To estimate the cost of production at these nutrient prices, I used the Cow-Jones Index for cows weighing 1500 lb and producing milk with 3.7% fat and 3.1% protein. For this issue, the income over nutrient costs (IONC) for cows milking 70 lb/day and 85 lb/day is about $9.15/cwt and $9.53/cwt, respectively. These IONC may be overestimated because they do not account for the cost of replacements or dry cows; however, they should be profitable when greater than about $9/cwt. The IONC for September are also better than July ($8.41/cwt and $8.85/cwt, respectively). Overall, profits for dairy farmers in Ohio are marginal to breaking even.
Table 1. Prices of dairy nutrients for Ohio dairy farms, September 25, 2018.
Economic Value of Feeds
Results of the Sesame analysis for central Ohio on September 25, 2018 are presented in Table 2. Detailed results for all 27 feed commodities are reported. The lower and upper limits mark the 75% confidence range for the predicted (break-even) prices. Feeds in the “Appraisal Set” were those for which we didn’t have a price or were adjusted to reflect their true (“Corrected”) value in a lactating diet. One must remember that SESAME™ compares all commodities at one specific point in time. Thus, the results do not imply that the bargain feeds are cheap on a historical basis.
Table 2. Actual, breakeven (predicted) and 75% confidence limits of 27 feed commodities used on Ohio dairy farms, September 25, 2018.
For convenience, Table 3 summarizes the economic classification of feeds according to their outcome in the SESAME™ analysis. Feedstuffs that have gone up in price or in other words moved a column to the right since the last issue are red. Conversely, feedstuffs that have moved to the left (i.e., decreased in price) are green. These shifts (i.e., feeds moving columns to the left or right) in price are only temporary changes relative to other feedstuffs within the last two months and do not reflect historical prices.
Table 3. Partitioning of feedstuffs, Ohio, September 25, 2018.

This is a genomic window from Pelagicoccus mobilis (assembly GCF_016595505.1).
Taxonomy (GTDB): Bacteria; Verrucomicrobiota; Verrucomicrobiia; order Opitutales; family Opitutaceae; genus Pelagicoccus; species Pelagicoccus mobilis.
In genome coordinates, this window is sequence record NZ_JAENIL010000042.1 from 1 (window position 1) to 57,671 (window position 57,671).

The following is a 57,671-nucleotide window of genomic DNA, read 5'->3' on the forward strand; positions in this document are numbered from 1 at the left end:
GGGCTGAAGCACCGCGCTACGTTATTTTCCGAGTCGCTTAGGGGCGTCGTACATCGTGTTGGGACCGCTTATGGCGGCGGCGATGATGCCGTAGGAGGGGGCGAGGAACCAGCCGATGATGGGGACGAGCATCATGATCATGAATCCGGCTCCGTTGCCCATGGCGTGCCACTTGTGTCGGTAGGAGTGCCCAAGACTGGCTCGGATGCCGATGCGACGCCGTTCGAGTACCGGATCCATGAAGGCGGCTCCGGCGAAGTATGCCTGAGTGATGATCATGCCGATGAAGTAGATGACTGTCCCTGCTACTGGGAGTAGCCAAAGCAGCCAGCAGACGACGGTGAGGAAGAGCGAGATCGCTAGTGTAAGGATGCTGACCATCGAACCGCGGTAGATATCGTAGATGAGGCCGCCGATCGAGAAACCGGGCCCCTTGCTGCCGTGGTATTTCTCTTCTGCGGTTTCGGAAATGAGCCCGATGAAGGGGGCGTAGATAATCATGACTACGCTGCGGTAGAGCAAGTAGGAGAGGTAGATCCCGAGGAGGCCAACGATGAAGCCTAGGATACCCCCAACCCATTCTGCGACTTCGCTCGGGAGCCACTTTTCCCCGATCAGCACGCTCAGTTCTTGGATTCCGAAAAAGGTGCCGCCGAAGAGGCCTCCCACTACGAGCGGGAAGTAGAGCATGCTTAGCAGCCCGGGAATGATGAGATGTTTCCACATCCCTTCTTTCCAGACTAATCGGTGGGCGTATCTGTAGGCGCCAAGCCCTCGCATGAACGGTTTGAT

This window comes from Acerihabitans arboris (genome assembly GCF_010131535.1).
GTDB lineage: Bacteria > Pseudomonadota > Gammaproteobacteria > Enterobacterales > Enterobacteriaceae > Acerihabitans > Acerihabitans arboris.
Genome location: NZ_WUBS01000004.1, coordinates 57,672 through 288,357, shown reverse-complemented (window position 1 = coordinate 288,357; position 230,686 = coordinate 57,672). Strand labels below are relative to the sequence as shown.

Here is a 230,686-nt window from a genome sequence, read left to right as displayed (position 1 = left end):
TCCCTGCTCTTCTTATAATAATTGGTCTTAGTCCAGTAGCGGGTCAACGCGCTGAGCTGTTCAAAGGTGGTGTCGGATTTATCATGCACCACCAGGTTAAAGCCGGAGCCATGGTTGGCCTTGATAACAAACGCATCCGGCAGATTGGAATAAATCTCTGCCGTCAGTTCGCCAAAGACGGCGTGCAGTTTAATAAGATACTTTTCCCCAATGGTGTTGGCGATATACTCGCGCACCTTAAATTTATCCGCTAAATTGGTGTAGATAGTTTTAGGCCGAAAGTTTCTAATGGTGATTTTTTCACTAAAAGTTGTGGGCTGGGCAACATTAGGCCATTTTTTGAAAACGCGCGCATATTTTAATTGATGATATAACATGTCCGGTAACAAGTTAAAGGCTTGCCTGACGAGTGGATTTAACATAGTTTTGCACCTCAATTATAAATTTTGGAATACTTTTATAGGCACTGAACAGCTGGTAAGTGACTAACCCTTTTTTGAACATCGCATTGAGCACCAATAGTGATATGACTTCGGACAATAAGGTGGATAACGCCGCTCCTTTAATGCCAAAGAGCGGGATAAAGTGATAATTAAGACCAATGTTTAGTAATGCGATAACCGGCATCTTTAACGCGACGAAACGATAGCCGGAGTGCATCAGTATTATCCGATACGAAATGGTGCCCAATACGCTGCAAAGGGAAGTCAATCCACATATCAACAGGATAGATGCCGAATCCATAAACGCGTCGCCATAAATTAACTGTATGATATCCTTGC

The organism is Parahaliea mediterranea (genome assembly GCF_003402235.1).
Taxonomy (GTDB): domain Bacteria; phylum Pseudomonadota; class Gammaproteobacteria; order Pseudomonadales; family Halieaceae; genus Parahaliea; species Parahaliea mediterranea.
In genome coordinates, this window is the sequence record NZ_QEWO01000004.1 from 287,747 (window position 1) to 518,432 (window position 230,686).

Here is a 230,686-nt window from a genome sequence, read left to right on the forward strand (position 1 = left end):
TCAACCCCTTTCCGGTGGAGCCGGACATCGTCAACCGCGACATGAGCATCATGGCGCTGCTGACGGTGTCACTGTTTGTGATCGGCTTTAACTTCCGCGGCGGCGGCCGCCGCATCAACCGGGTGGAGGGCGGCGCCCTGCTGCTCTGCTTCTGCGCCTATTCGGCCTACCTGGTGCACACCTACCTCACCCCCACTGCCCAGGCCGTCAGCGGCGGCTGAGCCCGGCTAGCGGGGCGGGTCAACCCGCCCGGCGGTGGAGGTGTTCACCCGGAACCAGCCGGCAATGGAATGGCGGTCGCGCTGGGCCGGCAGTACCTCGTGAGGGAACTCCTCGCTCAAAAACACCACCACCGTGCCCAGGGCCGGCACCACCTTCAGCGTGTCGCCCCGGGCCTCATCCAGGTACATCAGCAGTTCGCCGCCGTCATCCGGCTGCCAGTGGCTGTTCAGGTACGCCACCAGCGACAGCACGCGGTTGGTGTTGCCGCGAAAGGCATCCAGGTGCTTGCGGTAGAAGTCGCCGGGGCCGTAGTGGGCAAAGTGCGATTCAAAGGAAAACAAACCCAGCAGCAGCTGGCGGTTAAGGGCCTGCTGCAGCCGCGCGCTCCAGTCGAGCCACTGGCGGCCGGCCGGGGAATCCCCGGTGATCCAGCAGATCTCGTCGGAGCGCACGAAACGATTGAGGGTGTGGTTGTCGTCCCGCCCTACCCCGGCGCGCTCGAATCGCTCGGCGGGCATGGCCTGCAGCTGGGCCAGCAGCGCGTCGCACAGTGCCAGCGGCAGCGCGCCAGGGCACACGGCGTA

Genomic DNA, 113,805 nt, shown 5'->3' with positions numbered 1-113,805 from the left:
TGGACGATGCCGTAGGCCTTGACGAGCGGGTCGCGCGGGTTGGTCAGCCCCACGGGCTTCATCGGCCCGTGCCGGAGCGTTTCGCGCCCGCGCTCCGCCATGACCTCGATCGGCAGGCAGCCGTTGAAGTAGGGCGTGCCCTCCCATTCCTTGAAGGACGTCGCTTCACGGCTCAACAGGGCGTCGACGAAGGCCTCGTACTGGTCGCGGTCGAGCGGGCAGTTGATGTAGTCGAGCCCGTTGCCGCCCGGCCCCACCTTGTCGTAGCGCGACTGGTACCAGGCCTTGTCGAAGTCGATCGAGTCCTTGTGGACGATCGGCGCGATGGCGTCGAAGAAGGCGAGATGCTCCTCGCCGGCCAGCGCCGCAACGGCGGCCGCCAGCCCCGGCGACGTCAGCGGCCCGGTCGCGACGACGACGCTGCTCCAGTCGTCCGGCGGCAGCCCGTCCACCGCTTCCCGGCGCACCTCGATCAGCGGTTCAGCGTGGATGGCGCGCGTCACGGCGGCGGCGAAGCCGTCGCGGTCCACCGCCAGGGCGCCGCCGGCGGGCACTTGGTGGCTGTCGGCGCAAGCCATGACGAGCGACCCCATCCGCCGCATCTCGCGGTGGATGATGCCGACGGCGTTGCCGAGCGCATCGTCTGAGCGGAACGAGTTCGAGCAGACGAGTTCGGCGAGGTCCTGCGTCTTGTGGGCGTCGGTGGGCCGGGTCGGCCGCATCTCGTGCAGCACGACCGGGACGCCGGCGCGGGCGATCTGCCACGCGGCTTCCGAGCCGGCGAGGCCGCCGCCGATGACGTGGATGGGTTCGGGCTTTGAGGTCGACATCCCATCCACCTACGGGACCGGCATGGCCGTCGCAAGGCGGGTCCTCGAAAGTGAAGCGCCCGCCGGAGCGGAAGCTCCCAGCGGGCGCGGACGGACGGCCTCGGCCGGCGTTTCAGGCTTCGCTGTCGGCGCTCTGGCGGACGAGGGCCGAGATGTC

|Corn, ground,dry||Bakery byproducts||Alfalfa hay - 40% NDF|
|Corn silage||Beet pulp||Blood meal|
|Distillers dried grains||Feather meal||Mechanically extracted canola meal|
|Gluten feed||Soybean hulls||Citrus pulp|
|Gluten meal||48% Soybean meal||41% Cottonseed meal|
|Hominy||Wheat Middlings||Fish meal|
|Meat meal||Whole, roasted soybeans||Molasses|
|Soybean meal - expeller||Solvent extracted canola meal|
|Whole cottonseed||44% Soybean meal|
As coined by Dr. St-Pierre, I must remind the readers that these results do not mean that you can formulate a balanced diet using only feeds in the “bargains” column. Feeds in the “bargains” column offer a savings opportunity, and their usage should be maximized within the limits of a properly balanced diet. In addition, prices within a commodity type can vary considerably because of quality differences as well as non-nutritional value added by some suppliers in the form of nutritional services, blending, terms of credit, etc. Also, there are reasons that a feed might be a very good fit in your feeding program while not appearing in the “bargains” column. For example, your nutritionist might be using some molasses in your rations for reasons other than its NEL and MP contents.
For those of you who use the 5-nutrient group values (i.e., replace metabolizable protein by rumen degradable protein and digestible rumen undegradable protein), see the Table 4.
Table 4. Prices of dairy nutrients using the 5-nutrient solution for Ohio dairy farms, September 25, 2018.